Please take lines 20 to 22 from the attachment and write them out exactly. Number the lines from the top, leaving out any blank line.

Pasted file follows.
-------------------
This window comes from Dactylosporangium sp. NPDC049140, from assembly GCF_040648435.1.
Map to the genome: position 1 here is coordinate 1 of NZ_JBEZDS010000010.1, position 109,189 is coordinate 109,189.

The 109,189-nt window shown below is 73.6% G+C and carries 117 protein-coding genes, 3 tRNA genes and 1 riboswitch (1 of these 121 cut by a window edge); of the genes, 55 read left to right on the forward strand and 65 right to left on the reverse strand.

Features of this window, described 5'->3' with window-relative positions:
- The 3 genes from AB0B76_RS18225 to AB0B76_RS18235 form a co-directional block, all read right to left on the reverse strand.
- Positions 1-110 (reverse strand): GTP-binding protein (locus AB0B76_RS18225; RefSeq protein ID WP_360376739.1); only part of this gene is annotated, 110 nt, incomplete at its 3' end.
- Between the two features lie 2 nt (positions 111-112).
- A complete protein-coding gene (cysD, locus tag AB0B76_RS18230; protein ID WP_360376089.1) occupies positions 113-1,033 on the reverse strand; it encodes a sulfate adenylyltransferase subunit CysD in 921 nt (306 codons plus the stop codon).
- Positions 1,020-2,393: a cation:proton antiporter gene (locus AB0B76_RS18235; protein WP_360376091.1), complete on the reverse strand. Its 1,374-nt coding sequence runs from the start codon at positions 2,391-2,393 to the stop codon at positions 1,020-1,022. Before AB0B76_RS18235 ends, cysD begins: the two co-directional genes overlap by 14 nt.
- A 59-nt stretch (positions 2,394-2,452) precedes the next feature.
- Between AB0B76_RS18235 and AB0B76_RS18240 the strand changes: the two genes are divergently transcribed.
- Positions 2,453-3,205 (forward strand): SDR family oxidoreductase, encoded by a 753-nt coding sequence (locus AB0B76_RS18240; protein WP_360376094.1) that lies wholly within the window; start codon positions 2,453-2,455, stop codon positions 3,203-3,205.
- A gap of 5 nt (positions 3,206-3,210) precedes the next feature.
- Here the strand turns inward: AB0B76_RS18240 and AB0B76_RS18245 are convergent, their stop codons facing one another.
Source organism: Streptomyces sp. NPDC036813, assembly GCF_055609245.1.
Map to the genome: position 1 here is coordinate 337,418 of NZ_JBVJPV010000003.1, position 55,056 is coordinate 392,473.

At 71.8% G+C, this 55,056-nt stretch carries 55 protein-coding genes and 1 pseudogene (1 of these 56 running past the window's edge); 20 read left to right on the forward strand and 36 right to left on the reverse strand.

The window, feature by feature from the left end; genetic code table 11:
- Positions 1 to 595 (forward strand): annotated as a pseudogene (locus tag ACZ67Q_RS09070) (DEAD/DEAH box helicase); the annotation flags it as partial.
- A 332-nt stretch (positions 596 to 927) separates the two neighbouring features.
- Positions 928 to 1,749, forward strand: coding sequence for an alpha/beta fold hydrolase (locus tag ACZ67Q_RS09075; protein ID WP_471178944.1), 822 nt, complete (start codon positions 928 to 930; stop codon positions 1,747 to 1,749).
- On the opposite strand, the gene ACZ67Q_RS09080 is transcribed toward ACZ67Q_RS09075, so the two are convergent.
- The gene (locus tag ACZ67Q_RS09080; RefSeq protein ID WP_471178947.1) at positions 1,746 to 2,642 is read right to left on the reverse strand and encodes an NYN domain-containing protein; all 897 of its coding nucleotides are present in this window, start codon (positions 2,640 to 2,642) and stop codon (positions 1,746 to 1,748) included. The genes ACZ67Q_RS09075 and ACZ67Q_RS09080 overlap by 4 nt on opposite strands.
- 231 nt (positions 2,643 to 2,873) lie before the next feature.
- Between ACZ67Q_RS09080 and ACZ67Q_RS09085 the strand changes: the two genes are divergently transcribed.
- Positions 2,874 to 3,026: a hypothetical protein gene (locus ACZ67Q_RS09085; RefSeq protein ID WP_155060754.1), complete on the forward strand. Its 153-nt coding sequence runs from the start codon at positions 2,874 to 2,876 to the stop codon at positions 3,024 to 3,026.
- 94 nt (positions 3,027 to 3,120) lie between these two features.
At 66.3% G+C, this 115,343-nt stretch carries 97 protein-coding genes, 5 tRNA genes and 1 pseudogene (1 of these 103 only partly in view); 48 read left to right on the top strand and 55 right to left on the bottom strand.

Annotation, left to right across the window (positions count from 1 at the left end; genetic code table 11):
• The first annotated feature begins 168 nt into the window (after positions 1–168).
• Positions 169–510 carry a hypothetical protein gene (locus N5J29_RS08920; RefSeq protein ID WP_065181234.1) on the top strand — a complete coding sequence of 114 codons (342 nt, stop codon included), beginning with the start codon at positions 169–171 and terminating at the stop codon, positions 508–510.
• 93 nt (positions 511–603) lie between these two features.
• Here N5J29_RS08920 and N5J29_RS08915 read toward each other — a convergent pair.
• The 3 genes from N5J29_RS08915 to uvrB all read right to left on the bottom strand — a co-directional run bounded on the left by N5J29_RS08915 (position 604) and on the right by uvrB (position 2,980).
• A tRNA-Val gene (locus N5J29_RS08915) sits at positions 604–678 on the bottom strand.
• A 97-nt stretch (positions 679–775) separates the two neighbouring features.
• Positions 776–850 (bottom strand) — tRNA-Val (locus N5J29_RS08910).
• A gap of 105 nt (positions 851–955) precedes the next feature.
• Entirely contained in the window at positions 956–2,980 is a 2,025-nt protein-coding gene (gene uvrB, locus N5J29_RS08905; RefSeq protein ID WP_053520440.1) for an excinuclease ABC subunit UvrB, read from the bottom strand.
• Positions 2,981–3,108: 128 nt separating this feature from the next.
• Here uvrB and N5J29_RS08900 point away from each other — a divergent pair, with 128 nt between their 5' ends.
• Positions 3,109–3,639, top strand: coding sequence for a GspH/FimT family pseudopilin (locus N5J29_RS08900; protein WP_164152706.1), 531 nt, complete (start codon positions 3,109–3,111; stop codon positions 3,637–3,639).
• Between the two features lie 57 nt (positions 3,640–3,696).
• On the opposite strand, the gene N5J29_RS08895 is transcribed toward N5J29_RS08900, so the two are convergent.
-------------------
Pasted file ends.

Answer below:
- A 332-nt stretch (positions 596 to 927) separates the two neighbouring features.
- Positions 928 to 1,749, forward strand: coding sequence for an alpha/beta fold hydrolase (locus tag ACZ67Q_RS09075; protein ID WP_471178944.1), 822 nt, complete (start codon positions 928 to 930; stop codon positions 1,747 to 1,749).
- On the opposite strand, the gene ACZ67Q_RS09080 is transcribed toward ACZ67Q_RS09075, so the two are convergent.